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The revelations surrounding the National Security Agency (NSA) in the United States and the Global Communication Headquarters (GCHQ) in the United Kingdom show the disturbing penetration into people’s private lives that two of the “most liberal” Governments claim the authority for.
It’s been nearly three weeks since The Guardian published the information that they had received from ex-CIA employee, Edward Snowden, much in the same way as information previously provided by WikiLeaks. This case continues to demonstrate the immense difficulties and dangers presented to those few whistle-blowers.
Positively, in this case, Snowden was well aware of the consequences of his actions and prepared his line of escape, flying to Hong Kong and taking temporary refuge there. Yet, it is a dismal state of affairs that a man should seek political asylum from such a “liberal” nation for something that amounts to accountability of a tax-paid scheme. The mass surveillance programs used by the NSA were not voted for by the US citizenship and do not solely pervade the home country, but also reaches out across the world in their attempts to spy on people and their governments. Now, I’m not saying that the US Government is the worst for invading privacy, but the secret nature of these operations make them ten times worse. At least in the countries that are renowned for their lack of privacy, they are renowned for it; you know what you’re getting there. Within the US, it was a different story; it was another case of the US deciding that liberty needed to be sacrificed in the name of security, without consulting their citizens on the issue.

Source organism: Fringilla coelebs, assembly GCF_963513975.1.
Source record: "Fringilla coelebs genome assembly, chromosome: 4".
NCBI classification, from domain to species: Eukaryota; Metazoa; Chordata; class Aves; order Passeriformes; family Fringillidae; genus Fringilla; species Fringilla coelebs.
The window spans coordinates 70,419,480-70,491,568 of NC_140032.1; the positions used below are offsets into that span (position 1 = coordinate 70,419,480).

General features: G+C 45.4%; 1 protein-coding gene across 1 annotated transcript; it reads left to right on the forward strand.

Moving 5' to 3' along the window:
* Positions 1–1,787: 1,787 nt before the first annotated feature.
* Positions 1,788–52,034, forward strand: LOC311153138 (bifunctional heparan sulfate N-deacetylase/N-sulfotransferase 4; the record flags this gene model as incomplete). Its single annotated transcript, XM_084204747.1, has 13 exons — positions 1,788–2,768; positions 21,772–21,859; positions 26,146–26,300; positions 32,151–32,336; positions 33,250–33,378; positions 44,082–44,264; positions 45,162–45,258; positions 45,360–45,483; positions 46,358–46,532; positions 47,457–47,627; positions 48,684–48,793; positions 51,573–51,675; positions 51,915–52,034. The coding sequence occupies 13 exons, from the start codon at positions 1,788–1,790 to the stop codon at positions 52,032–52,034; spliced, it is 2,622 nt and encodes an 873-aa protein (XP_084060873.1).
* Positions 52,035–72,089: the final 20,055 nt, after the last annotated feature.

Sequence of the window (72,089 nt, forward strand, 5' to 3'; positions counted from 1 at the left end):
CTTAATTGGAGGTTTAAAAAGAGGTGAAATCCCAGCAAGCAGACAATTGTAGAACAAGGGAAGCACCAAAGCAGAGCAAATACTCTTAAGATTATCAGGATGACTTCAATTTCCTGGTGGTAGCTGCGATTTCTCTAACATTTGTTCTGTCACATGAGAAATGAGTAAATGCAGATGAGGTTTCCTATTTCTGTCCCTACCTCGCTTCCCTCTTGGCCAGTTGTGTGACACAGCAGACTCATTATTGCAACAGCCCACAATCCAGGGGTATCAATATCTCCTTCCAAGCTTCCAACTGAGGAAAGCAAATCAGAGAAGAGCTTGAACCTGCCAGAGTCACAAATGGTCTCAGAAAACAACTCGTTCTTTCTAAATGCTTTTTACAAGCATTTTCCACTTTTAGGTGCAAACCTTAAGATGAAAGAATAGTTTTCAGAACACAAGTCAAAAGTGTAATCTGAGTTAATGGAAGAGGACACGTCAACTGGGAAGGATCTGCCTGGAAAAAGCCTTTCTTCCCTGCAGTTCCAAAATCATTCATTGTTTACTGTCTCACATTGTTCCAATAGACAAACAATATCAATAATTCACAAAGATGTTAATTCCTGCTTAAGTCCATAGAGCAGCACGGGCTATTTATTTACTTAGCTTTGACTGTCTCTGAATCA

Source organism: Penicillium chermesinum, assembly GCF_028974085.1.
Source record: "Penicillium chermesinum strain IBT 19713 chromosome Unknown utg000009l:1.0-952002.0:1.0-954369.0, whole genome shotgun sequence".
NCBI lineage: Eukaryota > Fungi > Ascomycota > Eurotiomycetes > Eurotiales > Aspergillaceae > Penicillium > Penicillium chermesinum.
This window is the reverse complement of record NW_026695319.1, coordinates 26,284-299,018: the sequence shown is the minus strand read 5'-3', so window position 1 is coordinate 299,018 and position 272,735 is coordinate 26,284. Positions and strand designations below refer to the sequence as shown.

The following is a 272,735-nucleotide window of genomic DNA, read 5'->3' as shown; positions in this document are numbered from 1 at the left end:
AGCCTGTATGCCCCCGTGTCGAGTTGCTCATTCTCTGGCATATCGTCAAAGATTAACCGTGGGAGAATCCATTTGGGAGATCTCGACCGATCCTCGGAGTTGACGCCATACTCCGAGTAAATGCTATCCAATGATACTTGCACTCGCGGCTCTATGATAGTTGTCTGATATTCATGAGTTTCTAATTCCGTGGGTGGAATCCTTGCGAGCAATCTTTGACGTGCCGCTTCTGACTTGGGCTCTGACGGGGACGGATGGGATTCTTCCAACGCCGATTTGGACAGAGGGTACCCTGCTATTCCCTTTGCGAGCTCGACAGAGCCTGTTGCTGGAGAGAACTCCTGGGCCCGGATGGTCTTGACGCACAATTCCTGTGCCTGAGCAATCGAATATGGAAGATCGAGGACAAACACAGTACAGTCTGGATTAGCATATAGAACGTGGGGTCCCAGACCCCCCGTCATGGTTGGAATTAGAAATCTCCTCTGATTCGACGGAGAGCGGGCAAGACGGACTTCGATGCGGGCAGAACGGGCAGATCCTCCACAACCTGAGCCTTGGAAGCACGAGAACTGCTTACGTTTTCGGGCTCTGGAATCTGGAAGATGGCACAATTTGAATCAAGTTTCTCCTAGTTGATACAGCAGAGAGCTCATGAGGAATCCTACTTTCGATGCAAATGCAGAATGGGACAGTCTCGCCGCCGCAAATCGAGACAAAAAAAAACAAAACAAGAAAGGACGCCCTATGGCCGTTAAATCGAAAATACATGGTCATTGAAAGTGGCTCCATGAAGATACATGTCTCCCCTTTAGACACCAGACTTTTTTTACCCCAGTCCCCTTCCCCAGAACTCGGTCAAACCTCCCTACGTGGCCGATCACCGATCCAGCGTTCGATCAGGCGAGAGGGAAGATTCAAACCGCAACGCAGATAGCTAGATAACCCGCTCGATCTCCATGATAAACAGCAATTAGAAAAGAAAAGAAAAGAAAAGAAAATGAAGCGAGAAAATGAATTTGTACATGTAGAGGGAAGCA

Snowden faces three charges from the US Government: theft of government property, unauthorised communication of national defence information, and wilful communication of classified intelligence with an unauthorised person. It is easy to take issue with each of these charges. Firstly, the US Government works for US citizens, is paid for by US citizens and is elected by US citizens, so everything it creates and receives should surely be the property of US citizens. Surely the charge here then is synonymous with “theft of public property” or “theft of civilian property”. But, Snowden is a US civilian, and he can’t steal from himself and he’s not inhibiting others’ access to it – in fact, he’s making it more accessible – so can this charge be applied. I’d argue not, but this is most certainly not a view that the US Government or, perhaps, the courts will agree on. The other two charges follow on from this point; the Government were not authorised to intrude on people’s lives by those who have the authorisation – the public – so how was Snowden supposed to get authorisation from the public to communicate the Government’s secret work? Now, you may disagree with the fact that this information and operation does indeed belong to the US citizens but there remains a case for Government accountability and a warrant for the public to know what their Government is doing in their name.
The continued reaction by the US Government only serves to deepen the frustration and anger with the administration. In their desperation to shut Snowden’s mouth, gag him and take him away to Guantanamo Bay, they are making outlandish demands on the international community; not to harbour him, or to let him travel, unless it is back to the US. With joy, many countries have ignored this command from the self-proclaimed President of the World, as Hong Kong, Russia, Ecuador and Cuba rally behind Snowden. The US’ hope that they could get away with unilaterally enforcing security in the world has failed. They are deepening the cut by continuing their hostility, secrets and heavy-handedness.
Let us join in with the international solidarity for Edward Snowden who has performed an incredible and brave action that he should most certainly not be persecuted for.
Additionally published by Backbench.